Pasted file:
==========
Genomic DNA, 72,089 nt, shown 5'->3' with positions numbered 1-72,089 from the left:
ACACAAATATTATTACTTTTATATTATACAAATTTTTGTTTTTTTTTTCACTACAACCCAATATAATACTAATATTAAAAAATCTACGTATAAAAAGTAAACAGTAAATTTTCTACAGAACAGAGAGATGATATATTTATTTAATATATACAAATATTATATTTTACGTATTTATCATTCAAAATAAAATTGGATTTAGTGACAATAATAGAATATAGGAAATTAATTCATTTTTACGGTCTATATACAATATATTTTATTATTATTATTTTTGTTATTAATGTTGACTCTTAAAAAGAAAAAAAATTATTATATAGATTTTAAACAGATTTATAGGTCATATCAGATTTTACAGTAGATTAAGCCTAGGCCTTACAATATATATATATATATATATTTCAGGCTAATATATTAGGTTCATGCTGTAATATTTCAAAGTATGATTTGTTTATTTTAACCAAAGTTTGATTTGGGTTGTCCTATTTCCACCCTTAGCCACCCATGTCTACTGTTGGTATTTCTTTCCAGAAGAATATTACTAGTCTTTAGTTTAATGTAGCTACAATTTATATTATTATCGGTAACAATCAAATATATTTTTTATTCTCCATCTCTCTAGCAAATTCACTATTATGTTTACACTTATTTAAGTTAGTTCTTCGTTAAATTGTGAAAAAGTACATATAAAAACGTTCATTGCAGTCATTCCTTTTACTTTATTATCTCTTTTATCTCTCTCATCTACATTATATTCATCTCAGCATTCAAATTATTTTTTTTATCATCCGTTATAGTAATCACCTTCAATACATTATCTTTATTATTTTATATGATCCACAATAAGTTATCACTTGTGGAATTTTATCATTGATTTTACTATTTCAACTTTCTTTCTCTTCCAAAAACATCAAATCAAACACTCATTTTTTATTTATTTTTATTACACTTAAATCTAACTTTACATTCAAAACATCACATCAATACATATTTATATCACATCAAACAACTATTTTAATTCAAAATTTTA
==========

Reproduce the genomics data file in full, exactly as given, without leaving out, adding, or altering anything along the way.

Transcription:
Genomic DNA, 72,089 nt, shown 5'->3' with positions numbered 1-72,089 from the left:
ACACAAATATTATTACTTTTATATTATACAAATTTTTGTTTTTTTTTTCACTACAACCCAATATAATACTAATATTAAAAAATCTACGTATAAAAAGTAAACAGTAAATTTTCTACAGAACAGAGAGATGATATATTTATTTAATATATACAAATATTATATTTTACGTATTTATCATTCAAAATAAAATTGGATTTAGTGACAATAATAGAATATAGGAAATTAATTCATTTTTACGGTCTATATACAATATATTTTATTATTATTATTTTTGTTATTAATGTTGACTCTTAAAAAGAAAAAAAATTATTATATAGATTTTAAACAGATTTATAGGTCATATCAGATTTTACAGTAGATTAAGCCTAGGCCTTACAATATATATATATATATATATTTCAGGCTAATATATTAGGTTCATGCTGTAATATTTCAAAGTATGATTTGTTTATTTTAACCAAAGTTTGATTTGGGTTGTCCTATTTCCACCCTTAGCCACCCATGTCTACTGTTGGTATTTCTTTCCAGAAGAATATTACTAGTCTTTAGTTTAATGTAGCTACAATTTATATTATTATCGGTAACAATCAAATATATTTTTTATTCTCCATCTCTCTAGCAAATTCACTATTATGTTTACACTTATTTAAGTTAGTTCTTCGTTAAATTGTGAAAAAGTACATATAAAAACGTTCATTGCAGTCATTCCTTTTACTTTATTATCTCTTTTATCTCTCTCATCTACATTATATTCATCTCAGCATTCAAATTATTTTTTTTATCATCCGTTATAGTAATCACCTTCAATACATTATCTTTATTATTTTATATGATCCACAATAAGTTATCACTTGTGGAATTTTATCATTGATTTTACTATTTCAACTTTCTTTCTCTTCCAAAAACATCAAATCAAACACTCATTTTTTATTTATTTTTATTACACTTAAATCTAACTTTACATTCAAAACATCACATCAATACATATTTATATCACATCAAACAACTATTTTAATTCAAAATTTTA